8) The tropical fish near the shore don’t flee from me, even when I swim over them. These are bold fish. Shouldn’t they rush away? Or was it different back then in the time of pirates? Yet I almost feel the warmth of a beach drenched in sun as I swim in to shore. That’s good. That’s like a vacation. That’s what I need.

9) Rich man, poor man. I’m just a penniless cretin. I meet a well-off, wounded assassin who lies near to me on the sand. We don’t get along as he seems to want me to save him for little reward. We have words. I chase him through the jungle.

10) Oh, the jungle! The beauty. It reminds me of a tropical trail, of walking high up to the water source on the Caribbean island of Nevis a few years back. In the game, there’s a thin, rushing waterfall and cove water so blue, it’s like clear blue sky, heavenly. I feel I can breathe deeply as I stop to admire the world around me. I peer at big blue morphos butterflies which are indigenous to a neo-tropical areas such as this.

11) I’m a ghost again. I seem to walk like a wraith through the giant leaves of tropical plants, never so much as moving them as the slightest breeze might. It’s an open world game. This kind of thing happens in open world games. But still, it took me out of that key moment of fantasy.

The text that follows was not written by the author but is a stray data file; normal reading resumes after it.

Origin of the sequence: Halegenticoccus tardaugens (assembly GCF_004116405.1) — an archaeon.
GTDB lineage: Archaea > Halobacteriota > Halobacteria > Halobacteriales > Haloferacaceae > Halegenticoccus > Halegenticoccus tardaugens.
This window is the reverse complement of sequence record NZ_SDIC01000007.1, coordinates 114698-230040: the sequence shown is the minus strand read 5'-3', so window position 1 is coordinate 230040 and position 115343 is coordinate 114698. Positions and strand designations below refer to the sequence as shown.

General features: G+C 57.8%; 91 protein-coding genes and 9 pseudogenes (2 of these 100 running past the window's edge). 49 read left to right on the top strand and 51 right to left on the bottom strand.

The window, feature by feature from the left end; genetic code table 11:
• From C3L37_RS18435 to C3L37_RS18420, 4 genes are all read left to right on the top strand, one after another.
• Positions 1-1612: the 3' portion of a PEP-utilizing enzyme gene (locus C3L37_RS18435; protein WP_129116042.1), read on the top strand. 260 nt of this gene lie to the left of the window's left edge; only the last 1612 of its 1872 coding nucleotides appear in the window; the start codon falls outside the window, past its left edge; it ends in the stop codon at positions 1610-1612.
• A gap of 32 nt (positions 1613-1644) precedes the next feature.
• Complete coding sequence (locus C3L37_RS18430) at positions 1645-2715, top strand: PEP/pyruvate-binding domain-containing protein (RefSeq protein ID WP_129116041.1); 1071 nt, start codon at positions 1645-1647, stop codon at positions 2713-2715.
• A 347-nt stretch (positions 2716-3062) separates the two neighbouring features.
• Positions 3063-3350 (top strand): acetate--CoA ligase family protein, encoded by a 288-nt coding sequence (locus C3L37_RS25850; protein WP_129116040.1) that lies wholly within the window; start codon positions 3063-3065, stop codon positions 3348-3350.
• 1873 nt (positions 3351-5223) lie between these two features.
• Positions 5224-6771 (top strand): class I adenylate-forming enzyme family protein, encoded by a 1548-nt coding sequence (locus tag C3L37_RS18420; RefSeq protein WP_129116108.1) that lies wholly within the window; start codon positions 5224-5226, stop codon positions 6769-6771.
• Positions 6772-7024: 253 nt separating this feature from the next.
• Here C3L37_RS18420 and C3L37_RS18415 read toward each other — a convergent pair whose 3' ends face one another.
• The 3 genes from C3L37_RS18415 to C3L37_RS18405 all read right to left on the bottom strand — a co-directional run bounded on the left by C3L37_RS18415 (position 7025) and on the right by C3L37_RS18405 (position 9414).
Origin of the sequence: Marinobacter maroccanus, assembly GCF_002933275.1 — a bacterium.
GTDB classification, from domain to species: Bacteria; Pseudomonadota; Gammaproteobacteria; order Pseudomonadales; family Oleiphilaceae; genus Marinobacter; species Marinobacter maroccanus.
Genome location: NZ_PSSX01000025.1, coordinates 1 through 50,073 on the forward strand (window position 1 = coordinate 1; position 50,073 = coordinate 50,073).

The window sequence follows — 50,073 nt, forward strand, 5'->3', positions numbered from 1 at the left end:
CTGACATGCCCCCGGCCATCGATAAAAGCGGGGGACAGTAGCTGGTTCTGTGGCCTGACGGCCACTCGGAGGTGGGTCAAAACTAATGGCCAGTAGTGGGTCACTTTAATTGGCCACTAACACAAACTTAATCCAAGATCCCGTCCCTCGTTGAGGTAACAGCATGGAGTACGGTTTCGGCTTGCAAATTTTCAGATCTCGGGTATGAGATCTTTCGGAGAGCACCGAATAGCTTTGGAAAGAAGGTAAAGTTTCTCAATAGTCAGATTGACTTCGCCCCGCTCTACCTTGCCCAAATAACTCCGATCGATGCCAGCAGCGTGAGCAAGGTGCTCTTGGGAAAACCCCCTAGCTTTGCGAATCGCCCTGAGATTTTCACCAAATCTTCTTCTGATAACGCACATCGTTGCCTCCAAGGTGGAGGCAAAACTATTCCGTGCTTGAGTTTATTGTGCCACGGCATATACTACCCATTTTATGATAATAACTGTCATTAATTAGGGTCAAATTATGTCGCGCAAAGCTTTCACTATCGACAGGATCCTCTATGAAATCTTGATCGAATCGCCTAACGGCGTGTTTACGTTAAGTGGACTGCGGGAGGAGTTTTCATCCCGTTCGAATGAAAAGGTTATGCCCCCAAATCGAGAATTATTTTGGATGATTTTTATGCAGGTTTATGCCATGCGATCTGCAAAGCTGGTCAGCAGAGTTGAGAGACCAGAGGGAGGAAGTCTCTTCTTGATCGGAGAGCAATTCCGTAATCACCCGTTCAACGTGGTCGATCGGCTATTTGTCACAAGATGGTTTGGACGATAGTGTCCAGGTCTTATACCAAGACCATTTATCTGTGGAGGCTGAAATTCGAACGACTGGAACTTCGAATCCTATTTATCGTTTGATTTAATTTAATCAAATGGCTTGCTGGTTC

12) I fail in catching up to the assassin, a few times. The idea, I gather a few minutes later, is pretty much to run straight without much movement from side to side. Forget finding a quicker way to the human prey. Just follow his steps.

13) When I do meet him, I parry a blow from his sword. He falls and I kill him. I don his clothes (which weirdly fit exactly right, like Paul Smith has made them by hand). And I become him – a lowly pirate turned into a somewhat feared and respected assassin.

14) I search around for loot and secret things. There’s a lot here. But I want to move forward in the adventure. I only take a few dollars from one treasure chest.

15) I perch from an outcropping near another waterfall. Torturing pirates gather below. They try to shake down a merchant they’ve captured. Perhaps it was due to my New York Times reading and the proximity of that to game play. But his cries and the pirates’ torture remind me of yesterday’s story about young gang rapists in India. In any case, I feel empathy for the merchant and make my way to save the person.

16) I use stealth and hide in the grass. None of the pirates seems to be able to find me, and that doesn’t seem real at all. But it’s a game trope, and I’m happy enough that I get them before they get me.

17) The mewling merchant wants me to take him to Havana on a ship he owns. He’s overfed and shifty-eyed, doesn’t like looking me straight on. I can’t trust him, just as I can’t trust anyone else. Havana. There, in Cuba, I might find more beauty. A venturesome trip through the danger-filled  neo-tropics will now commence. I might even have it in me to utter a “Yo Ho Ho.” Or two.

Harold Goldberg, a contributor to the New York Times, is the founder of the New York Videogame Critics Circle.